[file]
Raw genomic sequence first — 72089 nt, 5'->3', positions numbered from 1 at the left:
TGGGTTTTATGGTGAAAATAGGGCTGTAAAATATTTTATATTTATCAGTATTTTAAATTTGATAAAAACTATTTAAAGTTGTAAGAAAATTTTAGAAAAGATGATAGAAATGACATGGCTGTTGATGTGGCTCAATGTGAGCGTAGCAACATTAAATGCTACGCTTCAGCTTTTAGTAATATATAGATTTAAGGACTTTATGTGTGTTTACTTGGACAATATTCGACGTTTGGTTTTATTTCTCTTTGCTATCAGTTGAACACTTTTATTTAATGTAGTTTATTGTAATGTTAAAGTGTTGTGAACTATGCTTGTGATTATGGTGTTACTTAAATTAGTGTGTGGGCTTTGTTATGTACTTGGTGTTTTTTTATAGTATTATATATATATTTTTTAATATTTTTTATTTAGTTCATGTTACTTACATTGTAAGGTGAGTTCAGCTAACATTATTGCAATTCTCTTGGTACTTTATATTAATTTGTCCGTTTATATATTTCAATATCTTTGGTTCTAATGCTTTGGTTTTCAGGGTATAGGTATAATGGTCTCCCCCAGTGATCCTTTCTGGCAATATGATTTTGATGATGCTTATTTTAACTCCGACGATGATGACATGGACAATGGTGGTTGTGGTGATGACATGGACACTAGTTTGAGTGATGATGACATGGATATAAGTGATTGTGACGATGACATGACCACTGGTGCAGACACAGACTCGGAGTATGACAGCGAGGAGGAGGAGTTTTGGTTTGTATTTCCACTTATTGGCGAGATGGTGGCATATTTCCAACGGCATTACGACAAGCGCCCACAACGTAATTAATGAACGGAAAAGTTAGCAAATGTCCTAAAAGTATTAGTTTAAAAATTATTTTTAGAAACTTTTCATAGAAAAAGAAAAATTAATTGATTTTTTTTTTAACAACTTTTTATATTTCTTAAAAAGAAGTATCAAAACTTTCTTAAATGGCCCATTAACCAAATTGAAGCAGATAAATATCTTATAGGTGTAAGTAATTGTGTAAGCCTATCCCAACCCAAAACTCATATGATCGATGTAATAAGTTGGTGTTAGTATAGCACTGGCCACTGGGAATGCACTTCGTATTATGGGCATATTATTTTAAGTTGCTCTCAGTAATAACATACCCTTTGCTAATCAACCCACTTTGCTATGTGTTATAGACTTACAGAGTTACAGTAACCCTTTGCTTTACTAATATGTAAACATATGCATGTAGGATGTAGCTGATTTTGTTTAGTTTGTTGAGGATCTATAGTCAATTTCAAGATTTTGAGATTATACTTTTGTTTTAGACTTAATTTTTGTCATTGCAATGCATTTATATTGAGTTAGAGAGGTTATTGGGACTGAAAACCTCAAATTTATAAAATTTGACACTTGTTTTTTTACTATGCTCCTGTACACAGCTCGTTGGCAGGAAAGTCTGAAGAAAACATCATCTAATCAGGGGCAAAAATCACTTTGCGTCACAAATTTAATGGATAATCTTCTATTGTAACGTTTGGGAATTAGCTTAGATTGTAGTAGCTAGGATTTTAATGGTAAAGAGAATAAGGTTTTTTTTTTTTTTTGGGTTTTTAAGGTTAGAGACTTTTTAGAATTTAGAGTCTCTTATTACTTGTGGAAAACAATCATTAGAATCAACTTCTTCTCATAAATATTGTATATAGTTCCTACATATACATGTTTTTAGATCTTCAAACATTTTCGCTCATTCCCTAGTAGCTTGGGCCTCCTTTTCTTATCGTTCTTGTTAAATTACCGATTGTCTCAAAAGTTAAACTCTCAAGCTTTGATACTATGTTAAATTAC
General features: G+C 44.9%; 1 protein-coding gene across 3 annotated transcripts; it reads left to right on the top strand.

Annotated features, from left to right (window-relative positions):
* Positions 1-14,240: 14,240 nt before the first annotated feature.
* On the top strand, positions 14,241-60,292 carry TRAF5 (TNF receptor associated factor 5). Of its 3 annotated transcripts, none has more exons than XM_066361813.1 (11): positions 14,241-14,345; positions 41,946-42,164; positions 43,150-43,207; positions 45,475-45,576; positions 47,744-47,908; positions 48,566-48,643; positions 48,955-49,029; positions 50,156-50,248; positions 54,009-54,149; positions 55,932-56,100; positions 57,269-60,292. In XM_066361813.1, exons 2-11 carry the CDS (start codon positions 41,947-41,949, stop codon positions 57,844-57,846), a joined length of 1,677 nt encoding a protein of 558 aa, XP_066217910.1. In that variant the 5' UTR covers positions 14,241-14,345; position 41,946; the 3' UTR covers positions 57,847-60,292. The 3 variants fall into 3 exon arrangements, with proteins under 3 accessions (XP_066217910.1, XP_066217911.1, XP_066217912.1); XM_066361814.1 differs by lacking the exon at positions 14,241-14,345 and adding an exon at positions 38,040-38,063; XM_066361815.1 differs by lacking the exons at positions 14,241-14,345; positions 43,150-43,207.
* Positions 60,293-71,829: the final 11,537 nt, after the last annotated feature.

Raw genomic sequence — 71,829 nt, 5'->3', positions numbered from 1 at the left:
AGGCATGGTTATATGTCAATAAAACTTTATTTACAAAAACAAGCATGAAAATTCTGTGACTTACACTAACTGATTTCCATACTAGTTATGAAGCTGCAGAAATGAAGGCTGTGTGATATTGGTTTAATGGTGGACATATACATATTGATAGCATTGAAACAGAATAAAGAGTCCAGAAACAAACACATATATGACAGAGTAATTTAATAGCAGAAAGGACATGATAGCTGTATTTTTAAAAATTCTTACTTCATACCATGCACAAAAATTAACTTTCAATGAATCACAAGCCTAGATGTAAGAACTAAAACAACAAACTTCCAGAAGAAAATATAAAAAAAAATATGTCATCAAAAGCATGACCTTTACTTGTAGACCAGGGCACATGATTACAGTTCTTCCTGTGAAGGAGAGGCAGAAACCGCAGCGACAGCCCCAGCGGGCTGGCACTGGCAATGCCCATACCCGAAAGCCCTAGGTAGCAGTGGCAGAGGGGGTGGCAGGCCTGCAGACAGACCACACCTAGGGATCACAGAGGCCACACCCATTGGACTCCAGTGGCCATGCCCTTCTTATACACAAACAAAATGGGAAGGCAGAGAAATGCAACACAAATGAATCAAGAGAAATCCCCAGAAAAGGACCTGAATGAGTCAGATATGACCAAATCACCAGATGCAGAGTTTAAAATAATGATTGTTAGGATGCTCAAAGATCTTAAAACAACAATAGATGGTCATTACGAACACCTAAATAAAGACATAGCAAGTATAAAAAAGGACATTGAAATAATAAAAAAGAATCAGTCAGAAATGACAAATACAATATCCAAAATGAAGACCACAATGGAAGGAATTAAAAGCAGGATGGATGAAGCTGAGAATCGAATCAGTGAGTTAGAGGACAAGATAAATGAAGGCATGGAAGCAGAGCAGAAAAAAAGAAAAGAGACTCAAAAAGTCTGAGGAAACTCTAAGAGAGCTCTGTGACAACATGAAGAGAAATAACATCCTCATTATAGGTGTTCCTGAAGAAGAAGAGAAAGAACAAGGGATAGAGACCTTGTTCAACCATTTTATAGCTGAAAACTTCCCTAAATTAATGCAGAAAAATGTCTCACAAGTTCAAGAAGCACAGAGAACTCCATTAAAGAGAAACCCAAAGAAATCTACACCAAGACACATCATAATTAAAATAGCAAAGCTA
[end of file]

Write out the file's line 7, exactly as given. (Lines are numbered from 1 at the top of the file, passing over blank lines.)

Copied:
* Positions 60,293-71,829: the final 11,537 nt, after the last annotated feature.